A small state celebrates 2019 its birthday: the Principality of Liechtenstein was elevated to the status of an imperial principality on 23 January 1719, triggering a success story that has continued to this day.
The Principality of Liechtenstein is celebrating its 300th anniversary in 2019. The jubilee is not just an occasion for the inhabitants of Liechtenstein to reflect upon their own history, but is also attracting the attention of many tourists and visitors. Liechtenstein is the only state in the world that acquired its name from the reigning Princely Family, and is closely linked to Austria and European history through the Princely House with its over 7 centuries of history.
The history of the Principality began a number of years before, however, when in 1699 the Princes of Liechtenstein acquired the present day Unterland – then known as the County of Schellenberg – from the Counts of Hohenems. In 1712 the Princely Family also acquired the County of Vaduz, the present-day Liechtenstein Oberland. Seven years later, in the year 1719, the diminutive Alpine monarchy was elevated to the status of an imperial principality by Emperor Karl VI, since when it has remained an established part of the European map. While it was still part of the Holy Roman Empire of the German Nation at the time of its foundation, in 1806 it achieved sovereignty when the Confederation of the Rhine was founded. At the Congress of Vienna in the year 1815 Liechtenstein was admitted to the German Federation as an independent small state. This means the Principality of Liechtenstein, along with Luxembourg, is the only German small state that has been able to maintain its sovereignty right to the present day.
1848, the European year of revolutions, also affected Liechtenstein: revolution was in the air, even in the small state. It proved possible to avert this, and absolutism remained in place. Johann II became Prince of Liechtenstein in 1858. In the year 1862, a new constitution came into force that made provision for Parliament to represent the people. While the Prince remained in power, Parliament was closely involved in the legislative process. In 1921 the constitution was amended once again, and was supplemented to include elements of direct democracy such as the popular initiative and the referendum.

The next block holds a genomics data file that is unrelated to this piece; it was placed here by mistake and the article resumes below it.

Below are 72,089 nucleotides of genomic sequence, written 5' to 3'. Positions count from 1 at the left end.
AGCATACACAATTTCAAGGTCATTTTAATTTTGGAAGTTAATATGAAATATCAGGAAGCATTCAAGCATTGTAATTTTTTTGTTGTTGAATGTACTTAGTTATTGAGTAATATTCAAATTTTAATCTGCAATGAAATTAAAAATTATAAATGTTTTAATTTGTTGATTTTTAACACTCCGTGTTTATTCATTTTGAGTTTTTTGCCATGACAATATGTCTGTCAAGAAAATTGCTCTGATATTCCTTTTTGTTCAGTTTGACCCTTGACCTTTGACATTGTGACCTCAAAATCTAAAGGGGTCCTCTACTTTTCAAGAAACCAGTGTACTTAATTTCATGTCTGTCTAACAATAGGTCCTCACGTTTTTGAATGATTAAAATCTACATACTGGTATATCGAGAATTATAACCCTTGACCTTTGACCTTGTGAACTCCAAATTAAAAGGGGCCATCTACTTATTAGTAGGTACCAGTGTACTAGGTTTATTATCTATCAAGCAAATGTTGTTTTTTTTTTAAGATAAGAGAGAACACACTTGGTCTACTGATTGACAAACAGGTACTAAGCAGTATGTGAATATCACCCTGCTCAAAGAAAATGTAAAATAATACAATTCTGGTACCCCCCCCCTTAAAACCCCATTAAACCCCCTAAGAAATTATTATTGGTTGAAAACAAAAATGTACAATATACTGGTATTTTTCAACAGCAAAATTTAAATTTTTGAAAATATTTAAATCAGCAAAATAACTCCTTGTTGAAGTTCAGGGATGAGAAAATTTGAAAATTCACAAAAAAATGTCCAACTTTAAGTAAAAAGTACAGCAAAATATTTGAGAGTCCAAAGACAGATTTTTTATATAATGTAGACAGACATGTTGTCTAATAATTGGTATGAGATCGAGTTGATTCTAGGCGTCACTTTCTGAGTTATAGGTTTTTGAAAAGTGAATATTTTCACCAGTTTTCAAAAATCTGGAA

Having abolished its army in 1868, following the dissolution of the German Federation, the Principality of Liechtenstein survived the turmoil of the First World War, as it remained neutral. On account of the customs treaty with Austria, however, Liechtenstein was nevertheless hit badly by economic sanctions. Textile enterprises, which had previously accounted for a large proportion of Liechtenstein’s industrial output, went out of business and the population faced famine. For this reason, the customs treaty with Austria was dissolved in 1919. In 1923 a customs treaty was signed with Switzerland. This was the foundation of a close partnership that continues to the present.
There was another première in the year 1938. Prince Franz Josef II of Liechtenstein was the first reigning Prince to take up residence in Liechtenstein. In addition, he also renovated Vaduz Castle, which had previously been more of a ruin than a place of abode. The Princely Family continues to reside in Vaduz Castle to this day. Liechtenstein again remained neutral during the Second World War, and was directly confronted with the war only in 1945. At this time, parts of the 1st Russian National Army of the German Wehrmacht made their way to Liechtenstein territory and surrendered. Despite massive pressure from the Soviet Union, these soldiers were not extradited.
The post-war period brought far-reaching changes for the small Alpine state. Liechtenstein transformed itself from a poor agrarian state into a country of industry and services. During these years, admissions to international organisations also secured Liechtenstein’s long-term sovereignty: The first step was the admission to the International Court of Justice in 1950. In 1973 – 1975 this was followed by involvement in the Conference for Security and Cooperation in Europe OSCE, in 1978 by admission to the Council of Europe, in 1990 as a full member of the United Nations, in 1991 admission to EFTA and in 1995 to the European Economic Area and the World Trade Organisation WTO.
Today, Liechtenstein is one of the most heavily industrialised countries in the world, has the highest per capital gross domestic product, and is one of five countries that have no government debt.
Find out more about the celebrations taking place during the anniversary on www.300.li